Sports vs Strava Data — TomTom Community

Sports vs Strava Data

Msatoh21Msatoh21 Posts: 3 [Apprentice Traveler]
data on TOMTOM Spark watch vs Strava is way off. - Did a century ride this weekend with both the watch and strava/phone turned on. strava gave me 3,102 cal / 1,543 elev. gain, Spark shows 6,125 cal / 7,714 ele. gain. rest of the data are close (time / distance). checked with other riders and the data from Strava matches the rest. 1) how do I adjust/fix the data on the watch. 2) if not, is the watch reliable?

Comments

  • tfarabaughtfarabaugh Posts: 16,347
    Superusers
    You are comparing apples and oranges a bit here as the two devices have different measurement devices and calculation algorithms but that does seem way off. On the calories I would make sure that you have the exact same personal stats in both devices, if the weight or gender or something is off it will be completely off. you also need to look at how they are calculating calories, are they using HR or METs or another method. The watch uses a METs calculation in cycling mode, not HR which takes your personal stats into consideration. If you were using freestyle mode it will use HR for calories. I am not sure what the Strava app uses. For elevation, they are both likely using a digital elevation model after the fact to come up with elevation and that will depend on the integrity of the GPS data collected and the quality of the DEM used. It also depends on whether they factor in all elevation gain or only over a threshold. During a relatively flat stretch of road you may be constantly going up and down a few feet at a time and some devices count every bit of ascent while others ignore all the small changes.

    You can go into MySports and edit any of the data that you like (there is nothing to change on the watch itself, the data is cleared except for summary stats for the history) as long as you are confident it is correct. According to a quick Internet search:

    Bicycling 12 to 13.9 mph is a “moderate effort,” according to the Wisconsin Department of Health. When you bicycle 12 to 13.9 mph, you burn about 53 calories per mile if you weigh 190 pounds, about 43 calories per mile if you’re 155 pounds and about 36 calories per mile if you’re 130 pounds.

    So either calorie total could be right depending on your weight, age, etc.. It may be worth going to an online calculator and insert the data and see what it tells you to see which one is more accurate. For the elevation, compare the two elevation charts and look for any weird data or large gaps. Over 100 miles, unless you were on a totally flat course, 1,500 feet seems low at 15 feet of gain per mile. That is little more than a few speed bumps. 7,700 may be too far the other way, though. The truth may be somewhere int eh middle.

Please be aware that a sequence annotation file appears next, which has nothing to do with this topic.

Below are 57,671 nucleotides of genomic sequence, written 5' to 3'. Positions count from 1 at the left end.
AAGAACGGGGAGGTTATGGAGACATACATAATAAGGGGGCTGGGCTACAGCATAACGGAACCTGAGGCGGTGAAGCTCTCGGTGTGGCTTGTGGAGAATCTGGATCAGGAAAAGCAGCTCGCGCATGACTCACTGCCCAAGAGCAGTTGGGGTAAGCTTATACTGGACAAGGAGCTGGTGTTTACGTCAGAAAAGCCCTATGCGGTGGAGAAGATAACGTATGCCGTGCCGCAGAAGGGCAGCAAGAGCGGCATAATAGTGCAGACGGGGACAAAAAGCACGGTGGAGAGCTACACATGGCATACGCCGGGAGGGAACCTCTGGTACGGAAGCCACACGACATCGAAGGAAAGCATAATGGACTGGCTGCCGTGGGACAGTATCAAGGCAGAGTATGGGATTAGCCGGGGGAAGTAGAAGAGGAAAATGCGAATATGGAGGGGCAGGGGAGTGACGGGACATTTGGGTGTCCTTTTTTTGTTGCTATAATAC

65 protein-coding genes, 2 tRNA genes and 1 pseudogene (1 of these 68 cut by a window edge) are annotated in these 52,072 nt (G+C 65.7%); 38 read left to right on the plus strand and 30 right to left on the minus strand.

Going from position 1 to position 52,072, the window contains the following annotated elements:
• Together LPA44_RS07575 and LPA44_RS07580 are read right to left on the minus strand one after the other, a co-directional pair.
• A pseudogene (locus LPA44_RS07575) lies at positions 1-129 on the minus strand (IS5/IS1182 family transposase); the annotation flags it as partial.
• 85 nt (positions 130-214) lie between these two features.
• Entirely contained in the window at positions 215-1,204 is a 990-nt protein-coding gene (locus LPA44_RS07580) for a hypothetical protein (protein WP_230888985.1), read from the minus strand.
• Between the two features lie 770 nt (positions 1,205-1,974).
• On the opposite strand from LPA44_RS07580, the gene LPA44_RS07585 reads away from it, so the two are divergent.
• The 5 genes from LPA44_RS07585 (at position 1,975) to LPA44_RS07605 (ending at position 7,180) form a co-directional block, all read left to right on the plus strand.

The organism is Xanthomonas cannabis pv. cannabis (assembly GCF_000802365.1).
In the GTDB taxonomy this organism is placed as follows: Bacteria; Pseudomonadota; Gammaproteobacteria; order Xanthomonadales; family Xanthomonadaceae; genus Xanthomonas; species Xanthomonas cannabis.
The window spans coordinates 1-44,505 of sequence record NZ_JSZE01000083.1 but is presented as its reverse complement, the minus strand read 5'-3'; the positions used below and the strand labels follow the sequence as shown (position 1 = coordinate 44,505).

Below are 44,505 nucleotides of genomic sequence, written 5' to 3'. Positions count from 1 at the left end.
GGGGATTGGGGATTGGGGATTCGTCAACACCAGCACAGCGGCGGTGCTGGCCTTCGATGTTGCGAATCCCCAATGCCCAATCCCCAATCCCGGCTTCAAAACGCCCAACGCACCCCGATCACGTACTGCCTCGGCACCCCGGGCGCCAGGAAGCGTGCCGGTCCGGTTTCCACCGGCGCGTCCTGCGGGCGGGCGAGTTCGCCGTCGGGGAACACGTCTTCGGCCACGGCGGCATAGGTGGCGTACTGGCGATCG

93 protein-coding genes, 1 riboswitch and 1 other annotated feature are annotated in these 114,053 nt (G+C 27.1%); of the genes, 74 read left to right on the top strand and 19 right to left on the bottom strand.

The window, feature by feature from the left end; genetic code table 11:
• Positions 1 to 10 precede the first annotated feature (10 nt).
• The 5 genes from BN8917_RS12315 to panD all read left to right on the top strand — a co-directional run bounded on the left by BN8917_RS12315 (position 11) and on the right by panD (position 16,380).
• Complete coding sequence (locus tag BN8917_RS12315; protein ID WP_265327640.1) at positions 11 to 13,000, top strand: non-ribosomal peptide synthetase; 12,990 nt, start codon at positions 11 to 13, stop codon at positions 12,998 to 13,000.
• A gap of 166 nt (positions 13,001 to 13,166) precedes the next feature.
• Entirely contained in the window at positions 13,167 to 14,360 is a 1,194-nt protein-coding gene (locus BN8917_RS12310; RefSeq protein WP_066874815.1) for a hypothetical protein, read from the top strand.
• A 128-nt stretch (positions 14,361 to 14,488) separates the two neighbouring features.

You can also import the fit file from TomTom into Strava and see what it comes up with, as it will recalculate everything based on their own algorithms.

    I hope this helped answer your question. If so, please mark it as a solution so others can look for it if they have the same question.
  • Msatoh21Msatoh21 Posts: 3 [Apprentice Traveler]
    Thanks for the in-depth response.
    I'll adjust the data on My Sport but..if the data is way off, not sure if I can rely on the watch.
    The ride was fairly flat route from Culver City to Santa Barbara, (google shows a 1470 ft elevation)
    turned HR off Spark to preserve battery life.
    I'm 5'11" 171LB, average pace at 14mph.

    will try to inport the fit file and see how it compares.
    thanks again.
  • tfarabaughtfarabaugh Posts: 16,347
    Superusers
    When I put you stats into an online calculator at bicycling.com it comes up with around 5,200 calories burned (the pace choices are 12-14 mph and 14-16 mph so I averaged the two) so the truth is likely somewhere in the middle (although the watch is closer). All the calculators use METs, which are scientifically tabulated tables of energy expenditure for a specific activity at varying paces. It uses the MET factor along with your personal stats to come up with an energy expenditure number. Depending on where you fall within the average used to compile the tables it may or may not match you exactly. And since it is not looking at HR it has no way of knowing if your level of effort was beyond what is typical at a given pace, which is what the METs are based on. Ultimately, any devices calorie number is just a guess, regardless of method. HR based is only accurate within a relatively small range of HRs at submaximal efforts, while METs based does not take into account elevation change and HR. You just have to pick a method you agree with and stick to it. I personally use the average HR data and put it into an Excel spreadsheet with the standard HR formula (or an online calculator that calculates using HR), this way I am not relying on the watch to calculate calories and will be consistent regardless of device as I am just using the raw HR data. The TomTom in Freestyle mode (the only one that uses HR) is right on these numbers (more so than my Suunto which also uses the same data but applies an algorithm trying to estimate R-R values).

    For elevation, I am not sure why the watch was so far off. Examining the elevation charts side-by-side may shed some light on that. It may have hit a bad GPS point that threw it off at some point.

    I hope this helped answer your question. If so, please mark it as a solution so others can look for it if they have the same question.
  • Chrisski33Chrisski33 Posts: 4 [Apprentice Seeker]
    Ive noticed a difference in distance too between strava and my watch when on bike and im using the tom tom bike cadence and speed sensor.
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